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Historical Society begins search for new executive director [Old Town Laurel]

Ten years ago, Lindsey Baker was a graduate student completing a master’s degree at the University of Delaware and wanted to work at a small museum somewhere in the Baltimore-Washington region.

She saw a job posting for executive director of the Laurel Historical Society, which seemed like the perfect fit, so she applied. Baker was hired, started in June 2008 and just completed a nearly decade-long tenure running the day-to-day operations of a group dedicated to preserving Laurel’s history. She began a new job as executive director of the Patapsco Heritage Greenway on Jan. 15.

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“It was great working with a wonderful group of volunteers and a very supportive, very active board,” Baker said, of her time at the LHS. “The ability to be creative and have different jobs every day is what sticks with me most.”

LHS Board Chair Jhanna Levin said the organization “grew up” along with Baker, who started right out of graduate school, moved to Laurel and then married and had a baby while serving as executive director.

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“It’s sort of like when you send your kid off to college and you don’t want them to go at all,” Levin said, of Baker’s departure.

Levin credited Baker with expanding the society’s community partnerships and praised her for taking on many of the responsibilities that previously fell to the late Board Chairman Jim McCeney, who died in 2016.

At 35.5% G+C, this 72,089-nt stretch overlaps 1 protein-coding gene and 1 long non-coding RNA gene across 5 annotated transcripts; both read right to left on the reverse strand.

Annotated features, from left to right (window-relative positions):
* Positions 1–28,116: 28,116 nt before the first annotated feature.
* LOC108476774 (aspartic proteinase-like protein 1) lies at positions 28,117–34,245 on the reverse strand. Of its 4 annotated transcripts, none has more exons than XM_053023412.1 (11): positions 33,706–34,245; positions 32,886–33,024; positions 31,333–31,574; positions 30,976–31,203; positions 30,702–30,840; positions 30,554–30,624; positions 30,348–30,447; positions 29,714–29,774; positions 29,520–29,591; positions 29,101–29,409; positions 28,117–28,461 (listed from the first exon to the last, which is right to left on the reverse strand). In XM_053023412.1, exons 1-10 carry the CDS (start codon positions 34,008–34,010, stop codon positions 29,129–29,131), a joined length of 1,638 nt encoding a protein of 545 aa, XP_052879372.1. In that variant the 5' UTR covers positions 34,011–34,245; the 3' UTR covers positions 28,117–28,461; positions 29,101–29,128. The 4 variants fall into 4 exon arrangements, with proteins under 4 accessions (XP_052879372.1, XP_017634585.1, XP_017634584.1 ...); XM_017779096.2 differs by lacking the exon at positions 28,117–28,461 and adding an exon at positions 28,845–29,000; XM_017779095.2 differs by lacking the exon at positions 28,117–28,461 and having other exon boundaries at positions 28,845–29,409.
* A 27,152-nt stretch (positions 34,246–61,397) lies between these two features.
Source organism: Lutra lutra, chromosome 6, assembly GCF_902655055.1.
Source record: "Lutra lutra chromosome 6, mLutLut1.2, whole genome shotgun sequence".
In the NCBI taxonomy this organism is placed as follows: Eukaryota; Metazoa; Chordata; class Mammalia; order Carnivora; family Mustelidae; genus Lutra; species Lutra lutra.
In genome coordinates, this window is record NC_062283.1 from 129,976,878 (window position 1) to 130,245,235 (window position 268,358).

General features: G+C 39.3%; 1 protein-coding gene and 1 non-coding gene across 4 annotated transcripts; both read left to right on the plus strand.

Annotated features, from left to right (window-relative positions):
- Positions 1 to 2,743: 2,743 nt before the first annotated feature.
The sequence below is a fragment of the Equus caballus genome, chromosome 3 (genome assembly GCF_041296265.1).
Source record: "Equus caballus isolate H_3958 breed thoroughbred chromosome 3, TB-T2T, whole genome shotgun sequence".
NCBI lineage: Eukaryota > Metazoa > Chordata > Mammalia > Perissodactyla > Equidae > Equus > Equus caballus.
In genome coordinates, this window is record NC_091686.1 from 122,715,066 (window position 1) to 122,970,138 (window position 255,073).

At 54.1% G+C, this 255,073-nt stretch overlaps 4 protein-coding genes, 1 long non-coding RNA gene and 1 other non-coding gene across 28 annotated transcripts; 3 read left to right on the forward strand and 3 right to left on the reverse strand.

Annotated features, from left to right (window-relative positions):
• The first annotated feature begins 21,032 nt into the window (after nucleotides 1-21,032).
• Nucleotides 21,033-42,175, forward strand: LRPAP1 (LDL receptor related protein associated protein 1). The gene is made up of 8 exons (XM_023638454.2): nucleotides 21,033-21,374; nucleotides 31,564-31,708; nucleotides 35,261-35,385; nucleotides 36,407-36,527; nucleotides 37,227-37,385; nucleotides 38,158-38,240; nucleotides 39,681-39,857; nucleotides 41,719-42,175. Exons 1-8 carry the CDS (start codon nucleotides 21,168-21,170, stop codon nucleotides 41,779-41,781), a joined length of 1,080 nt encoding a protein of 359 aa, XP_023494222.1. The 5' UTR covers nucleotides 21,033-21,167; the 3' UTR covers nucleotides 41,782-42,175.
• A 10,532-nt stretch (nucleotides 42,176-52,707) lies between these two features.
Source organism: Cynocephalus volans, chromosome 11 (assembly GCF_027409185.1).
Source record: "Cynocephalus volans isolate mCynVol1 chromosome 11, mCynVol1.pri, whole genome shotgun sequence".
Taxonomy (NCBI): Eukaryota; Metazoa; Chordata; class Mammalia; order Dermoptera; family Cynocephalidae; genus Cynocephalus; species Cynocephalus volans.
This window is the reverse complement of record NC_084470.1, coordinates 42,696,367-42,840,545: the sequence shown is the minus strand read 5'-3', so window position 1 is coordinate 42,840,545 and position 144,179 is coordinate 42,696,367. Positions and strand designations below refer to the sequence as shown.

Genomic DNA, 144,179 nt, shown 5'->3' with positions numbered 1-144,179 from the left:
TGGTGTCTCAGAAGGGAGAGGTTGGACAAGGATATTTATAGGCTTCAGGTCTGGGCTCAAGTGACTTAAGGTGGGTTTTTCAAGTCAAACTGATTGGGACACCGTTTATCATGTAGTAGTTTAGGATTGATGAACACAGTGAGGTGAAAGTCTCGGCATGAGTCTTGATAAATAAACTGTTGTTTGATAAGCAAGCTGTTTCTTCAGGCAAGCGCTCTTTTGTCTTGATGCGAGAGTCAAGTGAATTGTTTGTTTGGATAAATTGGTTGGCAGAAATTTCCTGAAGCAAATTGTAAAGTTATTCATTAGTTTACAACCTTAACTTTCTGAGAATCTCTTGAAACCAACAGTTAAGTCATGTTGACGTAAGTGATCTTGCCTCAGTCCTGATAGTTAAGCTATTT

The Laurel Museum’s 2018 exhibit, “We the People: How Civic Engagement Has Shaped Laurel,” will have its grand opening this Sunday, Feb. 4 from 1 to 4 p.m. at 817 Main St. It is one project of which Baker is particularly proud.

The exhibit is a response to the “national conversation about civic engagement and how that plays out locally,” Baker said. “This was one of our opportunities to be really responsive to what’s happening around us and put that in context.”

Baker said her new position at the Patapsco Heritage Greenway was a good fit because she wanted her job to have more of an environmental focus and she wanted to work with an organization that collaborated with other groups to build capacity.

“We know we can’t replace Lindsey,” Levin said, but the search is on for a new executive director of the LHS. The board is looking for someone who would help the group with strategic planning and development, as well as creative facility management.

“We’re looking for someone to move us to the next chapter,” Levin said, then added of Baker: “She was invaluable.”

It may be cold outside, but thoughts of spring are not too far off now that registration is beginning for the 2018 growing season at theLaurel Community Garden. The garden at Laurel Presbyterian Church, 7610 Sandy Spring Road, began in 2013.

Returning members can register through Feb. 2. Laurel residents and Laurel Presbyterian members can register Feb. 5 through. 9. Open registration begins Feb. 13. The cost of plots is $100 for new members and between $35 and $65 for returning members, depending on the plot size. There is also a free healing garden plot for use by those with cancer. Registration is available through the city’s Parks and Recreation Department, 301-725-7800.

A “Get Ready, Set, Grow” free training for new gardeners will be held on Saturday, March 10, from 10 a.m. to 2 p.m. at the Laurel Municipal Pool conference room, at the corner of Main and Ninth streets.

The garden will also offer a “Seed and Sip” gathering on Thursday, March 22, from 6:30 p.m. to 8:30 p.m. at Chido’s Tex-Mex Grill, 14600 Laurel Place. Enjoy appetizers and a drink while you start your seedlings for the year. Seeds and gardening mix will be provided. For more information, e-mail Laurel.Community.Garden@gmail.com.

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